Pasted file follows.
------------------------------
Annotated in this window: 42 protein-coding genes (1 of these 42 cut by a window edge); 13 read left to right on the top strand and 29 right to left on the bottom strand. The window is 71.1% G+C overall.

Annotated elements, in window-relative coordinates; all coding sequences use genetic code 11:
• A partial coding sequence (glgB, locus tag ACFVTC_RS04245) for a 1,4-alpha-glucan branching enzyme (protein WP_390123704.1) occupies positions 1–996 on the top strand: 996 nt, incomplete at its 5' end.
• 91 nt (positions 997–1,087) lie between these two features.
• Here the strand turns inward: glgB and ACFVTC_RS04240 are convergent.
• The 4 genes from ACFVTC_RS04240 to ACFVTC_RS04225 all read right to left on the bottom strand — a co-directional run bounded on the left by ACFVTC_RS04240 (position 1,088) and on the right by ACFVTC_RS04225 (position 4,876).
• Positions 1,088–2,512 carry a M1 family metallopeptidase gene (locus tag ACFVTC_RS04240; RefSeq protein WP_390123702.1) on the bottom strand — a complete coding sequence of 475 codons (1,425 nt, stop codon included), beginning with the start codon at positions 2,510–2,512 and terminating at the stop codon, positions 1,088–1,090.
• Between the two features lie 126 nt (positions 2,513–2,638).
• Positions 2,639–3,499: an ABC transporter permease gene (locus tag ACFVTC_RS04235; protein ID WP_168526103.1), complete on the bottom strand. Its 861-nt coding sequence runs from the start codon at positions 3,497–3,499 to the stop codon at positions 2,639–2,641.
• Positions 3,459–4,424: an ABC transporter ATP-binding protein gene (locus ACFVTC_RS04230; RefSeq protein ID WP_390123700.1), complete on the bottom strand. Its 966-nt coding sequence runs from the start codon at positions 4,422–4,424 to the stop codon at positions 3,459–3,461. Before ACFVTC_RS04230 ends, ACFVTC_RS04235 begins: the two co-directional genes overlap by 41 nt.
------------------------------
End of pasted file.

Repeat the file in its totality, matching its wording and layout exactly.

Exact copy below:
Annotated in this window: 42 protein-coding genes (1 of these 42 cut by a window edge); 13 read left to right on the top strand and 29 right to left on the bottom strand. The window is 71.1% G+C overall.

Annotated elements, in window-relative coordinates; all coding sequences use genetic code 11:
• A partial coding sequence (glgB, locus tag ACFVTC_RS04245) for a 1,4-alpha-glucan branching enzyme (protein WP_390123704.1) occupies positions 1–996 on the top strand: 996 nt, incomplete at its 5' end.
• 91 nt (positions 997–1,087) lie between these two features.
• Here the strand turns inward: glgB and ACFVTC_RS04240 are convergent.
• The 4 genes from ACFVTC_RS04240 to ACFVTC_RS04225 all read right to left on the bottom strand — a co-directional run bounded on the left by ACFVTC_RS04240 (position 1,088) and on the right by ACFVTC_RS04225 (position 4,876).
• Positions 1,088–2,512 carry a M1 family metallopeptidase gene (locus tag ACFVTC_RS04240; RefSeq protein WP_390123702.1) on the bottom strand — a complete coding sequence of 475 codons (1,425 nt, stop codon included), beginning with the start codon at positions 2,510–2,512 and terminating at the stop codon, positions 1,088–1,090.
• Between the two features lie 126 nt (positions 2,513–2,638).
• Positions 2,639–3,499: an ABC transporter permease gene (locus tag ACFVTC_RS04235; protein ID WP_168526103.1), complete on the bottom strand. Its 861-nt coding sequence runs from the start codon at positions 3,497–3,499 to the stop codon at positions 2,639–2,641.
• Positions 3,459–4,424: an ABC transporter ATP-binding protein gene (locus ACFVTC_RS04230; RefSeq protein ID WP_390123700.1), complete on the bottom strand. Its 966-nt coding sequence runs from the start codon at positions 4,422–4,424 to the stop codon at positions 3,459–3,461. Before ACFVTC_RS04230 ends, ACFVTC_RS04235 begins: the two co-directional genes overlap by 41 nt.